Tools & data
International Space Station to provide agricultural data
Ecostress, an instrument attached to the International Space Station, is to gather data on how plants use water.
Ecostress stands for ECOsystem Spaceborne Thermal Radiometer Experiment on Space Station. This new instrument has been attached to the International Space Station in 2018. Its mission is to gather data on how plants use water across the worl, reports EurekAlert!
The Ecostress instrument is to help scientists answer 3 questions:
- How do plants respond to drought?
- What’s happening with plants’ water use over the course of a day?
- Can vulnerability to drought be reduced through more monitoring?
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Image of the International Space Station. The Ecostress which is attached to it is taking measurements at various times of day, thanks to the Space Station's unique orbit. - Photo: ANP
Using temperature to measure water use
“Technically, the instruments are measuring surface temperature, which reflects the heat stress of plants,” explains Joshua Fisher of NASA’s Jet Propulsion Laboratory. Fisher is the science lead on the Ecostress mission. “By measuring the temperature, we are able to tell how much water plants are using. For example, if you have two plants and water one, the one that has more water will be cooler.”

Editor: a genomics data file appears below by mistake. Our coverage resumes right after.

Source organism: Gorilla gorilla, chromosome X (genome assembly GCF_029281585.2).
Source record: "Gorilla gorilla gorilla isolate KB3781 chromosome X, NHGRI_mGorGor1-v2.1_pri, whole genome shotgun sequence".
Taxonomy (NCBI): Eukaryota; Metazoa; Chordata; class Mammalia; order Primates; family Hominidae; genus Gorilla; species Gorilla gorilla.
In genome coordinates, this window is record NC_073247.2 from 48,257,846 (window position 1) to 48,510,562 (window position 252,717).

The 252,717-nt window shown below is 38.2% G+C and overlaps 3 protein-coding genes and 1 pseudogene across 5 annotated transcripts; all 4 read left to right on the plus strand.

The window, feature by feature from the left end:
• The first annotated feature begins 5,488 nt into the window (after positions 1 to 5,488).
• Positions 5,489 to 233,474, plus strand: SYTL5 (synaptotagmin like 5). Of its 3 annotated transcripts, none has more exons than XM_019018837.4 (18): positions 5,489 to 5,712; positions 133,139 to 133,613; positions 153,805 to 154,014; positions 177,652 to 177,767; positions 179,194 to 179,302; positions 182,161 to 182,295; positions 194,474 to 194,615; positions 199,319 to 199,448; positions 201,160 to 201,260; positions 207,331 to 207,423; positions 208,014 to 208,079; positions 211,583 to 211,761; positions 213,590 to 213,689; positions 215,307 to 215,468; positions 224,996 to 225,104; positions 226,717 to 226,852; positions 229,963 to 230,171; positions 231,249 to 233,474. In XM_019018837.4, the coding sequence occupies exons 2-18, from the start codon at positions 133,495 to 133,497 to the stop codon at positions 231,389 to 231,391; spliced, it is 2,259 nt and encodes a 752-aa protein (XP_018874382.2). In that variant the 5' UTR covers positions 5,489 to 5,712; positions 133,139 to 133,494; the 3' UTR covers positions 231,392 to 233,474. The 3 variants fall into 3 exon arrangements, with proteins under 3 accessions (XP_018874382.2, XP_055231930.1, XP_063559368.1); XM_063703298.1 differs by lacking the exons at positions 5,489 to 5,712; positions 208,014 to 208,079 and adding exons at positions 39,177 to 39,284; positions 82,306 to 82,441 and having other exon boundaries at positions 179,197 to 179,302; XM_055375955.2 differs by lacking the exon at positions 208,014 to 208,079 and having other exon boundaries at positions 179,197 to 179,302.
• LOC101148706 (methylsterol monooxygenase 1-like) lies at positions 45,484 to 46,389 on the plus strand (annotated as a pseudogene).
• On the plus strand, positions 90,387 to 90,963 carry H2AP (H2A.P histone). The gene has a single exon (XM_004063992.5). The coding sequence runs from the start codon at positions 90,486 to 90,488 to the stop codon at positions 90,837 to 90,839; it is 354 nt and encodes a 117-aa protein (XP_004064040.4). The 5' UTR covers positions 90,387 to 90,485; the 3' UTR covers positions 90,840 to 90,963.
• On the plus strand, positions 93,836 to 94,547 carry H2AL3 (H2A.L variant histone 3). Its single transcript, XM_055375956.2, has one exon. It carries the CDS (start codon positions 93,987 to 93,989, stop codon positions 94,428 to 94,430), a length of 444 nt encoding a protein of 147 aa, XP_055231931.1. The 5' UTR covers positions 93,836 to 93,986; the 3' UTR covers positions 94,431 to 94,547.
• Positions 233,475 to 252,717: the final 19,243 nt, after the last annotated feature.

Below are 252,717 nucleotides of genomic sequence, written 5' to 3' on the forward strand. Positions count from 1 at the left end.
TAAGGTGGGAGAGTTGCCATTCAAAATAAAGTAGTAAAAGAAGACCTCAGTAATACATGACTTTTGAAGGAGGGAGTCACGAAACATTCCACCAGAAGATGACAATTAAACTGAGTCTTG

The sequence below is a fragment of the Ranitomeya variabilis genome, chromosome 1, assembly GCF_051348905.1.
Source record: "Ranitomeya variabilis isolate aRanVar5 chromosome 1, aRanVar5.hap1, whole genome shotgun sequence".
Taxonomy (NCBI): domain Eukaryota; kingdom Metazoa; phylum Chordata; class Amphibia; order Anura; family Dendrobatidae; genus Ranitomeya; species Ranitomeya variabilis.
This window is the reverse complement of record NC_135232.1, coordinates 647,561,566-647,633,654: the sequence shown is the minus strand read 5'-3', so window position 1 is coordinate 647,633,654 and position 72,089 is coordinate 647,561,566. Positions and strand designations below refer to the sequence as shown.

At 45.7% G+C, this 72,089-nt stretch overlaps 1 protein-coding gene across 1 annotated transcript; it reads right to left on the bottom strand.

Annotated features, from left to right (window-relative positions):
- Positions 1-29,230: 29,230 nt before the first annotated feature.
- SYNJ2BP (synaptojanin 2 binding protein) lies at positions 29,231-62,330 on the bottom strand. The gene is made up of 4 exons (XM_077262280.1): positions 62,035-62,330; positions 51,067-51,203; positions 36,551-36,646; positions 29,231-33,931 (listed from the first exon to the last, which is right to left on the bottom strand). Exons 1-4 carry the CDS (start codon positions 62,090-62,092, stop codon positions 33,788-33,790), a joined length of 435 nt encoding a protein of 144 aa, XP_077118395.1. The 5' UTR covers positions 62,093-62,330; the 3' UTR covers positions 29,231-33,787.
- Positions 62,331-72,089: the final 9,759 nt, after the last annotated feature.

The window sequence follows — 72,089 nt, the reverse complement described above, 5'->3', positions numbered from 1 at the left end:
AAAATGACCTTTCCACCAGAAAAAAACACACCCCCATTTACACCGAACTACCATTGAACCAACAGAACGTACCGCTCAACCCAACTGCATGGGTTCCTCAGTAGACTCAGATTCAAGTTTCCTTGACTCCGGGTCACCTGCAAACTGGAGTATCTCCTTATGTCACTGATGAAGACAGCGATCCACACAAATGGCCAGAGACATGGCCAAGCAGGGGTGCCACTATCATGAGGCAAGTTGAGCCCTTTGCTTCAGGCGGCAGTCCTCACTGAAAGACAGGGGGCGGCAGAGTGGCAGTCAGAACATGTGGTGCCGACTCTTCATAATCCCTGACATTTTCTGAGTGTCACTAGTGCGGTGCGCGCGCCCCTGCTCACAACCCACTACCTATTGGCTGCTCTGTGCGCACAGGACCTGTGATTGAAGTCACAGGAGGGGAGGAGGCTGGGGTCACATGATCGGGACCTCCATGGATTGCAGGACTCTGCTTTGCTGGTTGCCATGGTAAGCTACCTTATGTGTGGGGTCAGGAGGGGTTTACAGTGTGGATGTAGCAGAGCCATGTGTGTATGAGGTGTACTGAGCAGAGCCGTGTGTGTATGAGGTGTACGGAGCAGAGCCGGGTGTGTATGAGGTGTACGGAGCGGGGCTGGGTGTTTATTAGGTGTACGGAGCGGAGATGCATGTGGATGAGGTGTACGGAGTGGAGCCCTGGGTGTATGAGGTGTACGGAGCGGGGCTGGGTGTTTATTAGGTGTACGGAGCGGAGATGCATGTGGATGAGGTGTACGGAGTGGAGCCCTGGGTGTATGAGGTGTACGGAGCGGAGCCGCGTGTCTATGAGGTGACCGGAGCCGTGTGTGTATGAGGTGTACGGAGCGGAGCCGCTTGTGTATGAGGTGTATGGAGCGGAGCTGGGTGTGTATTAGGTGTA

The system is taking measurements at various times of day, thanks to the Space Station’s unique orbit. According the the scientists that’s important, since plants function differently throughout the day.
Using the temperature data from Ecostress, scientists are able to calculate evapotranspiration – the amount of water evaporating from the surface of the Earth and from plants. “And for farmers, this information is the number 1 requirement for irrigation. It’s useful for them to know how much to water plants. And it helps indicate future droughts and weather changes.”
The information can show which plants are being more efficient with their water and which are stressed because they don’t have enough. It can do this on scale of down to 230 square feet.
“We are working with water managers and agricultural specialists who want these data so they can get them to the farmers they work with,” Fisher says. “We have a whole office at NASA that connects societal users with our data so it can be used to help farmers and others make better decisions.”
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